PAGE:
So, it’s been a little while since the last Blog. Why? Because it’s sunny! I’ve been outside soaking it up…

Daffodil shoots can already be seen peeking cautiously out from between the clods of soil near my house. The great tits that inhabit the wooded path have been filling the air with their ‘teacher-teacher’ spring song, closely followed by a party of long-tailed tits whose tiny voices tinkle like wind chimes in the trees. The nests these birds build are delicately woven balls of spider silk and feathers, decorated with bits of lichen or moss to help conceal them. The little chicks must be very cosy inside, and as they grow, the nest actually stretches to accommodate them! I’ll be keeping an eye out in a month or two.

On Wednesday I was out looking for rather bigger birds. I was giving a bit of an ‘orientation’ to two brothers who hope to do some filming here on Glengorm. Our luck was really in, and we managed to obtain splendid views of two White-tailed eagles down at Mingary, plus a male Hen harrier near the Standing Stones. I’m really pleased that we’ve started seeing at least one male again; it’s impossible to know whether this is one of our resident individuals, but with the abundance of females here on the estate I have high hopes for the coming breeding season. The survival of hen harriers teeters on a knife edge elsewhere in the UK, and our birds are becoming increasingly important. It makes me really proud to work in a place where harriers can be seen daily; so much so that I have chosen them as the new emblem for our Wildlife Project.

Peter and Scot really got the grand tour, and I rather suspect they slept well after it… I know I certainly did?! Peter has some great ideas for footage of Glengorm’s historical features as well as its wildlife. He hopes to capture the atmospheric nature of the ruined village and Sean Dun by using time-lapse photography. When we arrived at Balimeanach (the ruined village abandoned during the Clearances) the sun was shining through the glen. One of the houses has a lovely carving in the doorway, and there are other similar works hidden around the estate. Inside the house, we found part of a bed frame – it looked very old, so might have been original. It was decorated with flowers and must have been very pretty once upon a time. Now, it is sadly canted and rusting against the crumbling wall.

I’ve also been riding around quite a bit with Alex. He often goes out to areas of the estate that I don’t know very well when doing his farming duties. He was born and raised on Glengorm, so has had plenty of time to explore the interesting nooks and crannies!

Friday was my first proper trip up to Sean Dun, one of the two Iron Age forts that we have on the estate. The view was breathtaking, and it was amazing to think of all the people that have enjoyed it through history – long before the likes of me! From this height, it is also possible to see the ‘Lazy Beds’. These are man-made undulations in the ground used for farming right up until the 19thC in Scotland. In some instances, sea-weed was brought up from the shores to use as fertilizer. The ridges allow good drainage of the soil for crops.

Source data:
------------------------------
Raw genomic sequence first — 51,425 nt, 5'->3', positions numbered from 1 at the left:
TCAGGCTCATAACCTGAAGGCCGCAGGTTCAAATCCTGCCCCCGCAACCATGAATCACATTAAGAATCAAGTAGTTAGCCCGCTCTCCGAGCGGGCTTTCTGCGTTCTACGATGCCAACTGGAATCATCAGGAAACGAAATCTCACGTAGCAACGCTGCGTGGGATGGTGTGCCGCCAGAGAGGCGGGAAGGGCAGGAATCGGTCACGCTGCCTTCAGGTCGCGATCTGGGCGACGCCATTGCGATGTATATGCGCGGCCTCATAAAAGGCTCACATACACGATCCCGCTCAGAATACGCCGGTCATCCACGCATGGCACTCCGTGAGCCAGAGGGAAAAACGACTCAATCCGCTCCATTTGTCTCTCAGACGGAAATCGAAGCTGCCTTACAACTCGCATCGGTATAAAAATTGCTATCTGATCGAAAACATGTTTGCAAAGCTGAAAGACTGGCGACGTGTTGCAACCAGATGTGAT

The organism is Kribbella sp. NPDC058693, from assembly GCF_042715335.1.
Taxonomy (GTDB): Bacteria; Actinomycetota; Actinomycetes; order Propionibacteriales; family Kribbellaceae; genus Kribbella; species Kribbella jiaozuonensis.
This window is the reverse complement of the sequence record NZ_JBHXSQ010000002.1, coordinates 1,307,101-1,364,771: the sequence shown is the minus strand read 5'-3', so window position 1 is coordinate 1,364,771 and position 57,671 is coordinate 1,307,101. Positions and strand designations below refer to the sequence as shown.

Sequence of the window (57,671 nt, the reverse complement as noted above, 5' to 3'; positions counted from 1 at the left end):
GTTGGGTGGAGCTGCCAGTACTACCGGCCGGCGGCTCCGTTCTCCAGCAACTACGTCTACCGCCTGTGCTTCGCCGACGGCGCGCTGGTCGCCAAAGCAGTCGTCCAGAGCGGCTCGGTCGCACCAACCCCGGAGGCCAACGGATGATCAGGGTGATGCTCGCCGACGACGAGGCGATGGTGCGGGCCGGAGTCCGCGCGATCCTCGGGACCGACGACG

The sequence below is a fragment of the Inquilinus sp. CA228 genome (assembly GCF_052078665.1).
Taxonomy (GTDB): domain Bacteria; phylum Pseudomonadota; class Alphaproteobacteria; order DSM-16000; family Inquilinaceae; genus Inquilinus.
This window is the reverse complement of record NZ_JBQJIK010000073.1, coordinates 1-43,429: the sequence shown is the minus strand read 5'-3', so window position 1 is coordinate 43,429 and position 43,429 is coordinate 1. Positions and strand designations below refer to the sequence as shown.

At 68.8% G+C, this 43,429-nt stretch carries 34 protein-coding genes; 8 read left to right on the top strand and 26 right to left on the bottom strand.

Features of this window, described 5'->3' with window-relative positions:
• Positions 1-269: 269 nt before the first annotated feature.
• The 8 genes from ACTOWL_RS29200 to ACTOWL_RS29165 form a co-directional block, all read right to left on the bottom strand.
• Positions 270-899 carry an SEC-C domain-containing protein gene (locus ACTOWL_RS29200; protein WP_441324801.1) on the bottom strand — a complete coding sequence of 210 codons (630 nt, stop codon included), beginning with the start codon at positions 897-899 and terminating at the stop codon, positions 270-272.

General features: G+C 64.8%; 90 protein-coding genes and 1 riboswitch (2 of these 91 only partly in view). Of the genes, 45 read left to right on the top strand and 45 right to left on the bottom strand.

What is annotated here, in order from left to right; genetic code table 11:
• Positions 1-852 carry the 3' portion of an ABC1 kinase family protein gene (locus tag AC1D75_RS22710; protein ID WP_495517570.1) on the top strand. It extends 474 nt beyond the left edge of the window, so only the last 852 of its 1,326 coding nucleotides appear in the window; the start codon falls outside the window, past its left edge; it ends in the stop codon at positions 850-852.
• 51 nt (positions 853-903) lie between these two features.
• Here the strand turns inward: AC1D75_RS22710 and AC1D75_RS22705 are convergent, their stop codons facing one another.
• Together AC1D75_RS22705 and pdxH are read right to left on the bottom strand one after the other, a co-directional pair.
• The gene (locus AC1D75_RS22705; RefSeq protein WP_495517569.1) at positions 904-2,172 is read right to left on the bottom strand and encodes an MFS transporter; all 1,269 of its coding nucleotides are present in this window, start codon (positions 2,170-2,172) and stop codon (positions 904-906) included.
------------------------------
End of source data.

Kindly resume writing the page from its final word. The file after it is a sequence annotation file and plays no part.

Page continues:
We also went up to Loch Torr. In summer, large numbers of lapwing gather here. If you’ve never seen or heard a lapwing, they are one of Britain’s most sensational birds. The plumage is a deep bottle-green with an oily sheen of purple around the wings. A striking black bib covers a glossy white chest, like an inverted dinner suit. A wispy crest pokes from a square – but charming – head. In flight the wings have a curiously rounded appearance, with the black tips swatting frantically to and fro like air traffic signals on a runway. Their call is mechanical, wacky, like a sci-fi device in meltdown (think flashing lights and smoke in Dr. Who). The strange ‘zips’ and ‘pops’ seem better suited to a futuristic disco than the quaintly rolling fields of the British countryside.

But few birds are as acrobatic and pugnacious; their displays during the nesting season are jaw dropping – to the extent where applause almost seems necessary. When living in Abernethy, my chalet overlooked a marshy field. Here, the lapwings were engaged in a constant battle against a pair of dastardly crows (who had designs of a gastronomic nature on their chicks). The lapwings would tirelessly mob the intruders, diving at them and tumbling through the air to drive them away. The crows were sneaky and often worked together to distract the adults.  Sadly, the lapwing is now suffering a significant decline in the UK – primarily due to changes in farming methods and intensification. The sight of their tiny chicks trundling gamely through rough grass is one that fewer people can enjoy.

My advice? Google them. They’re just so showbiz.

Stephanie Cope

Glengorm Wildlife Steward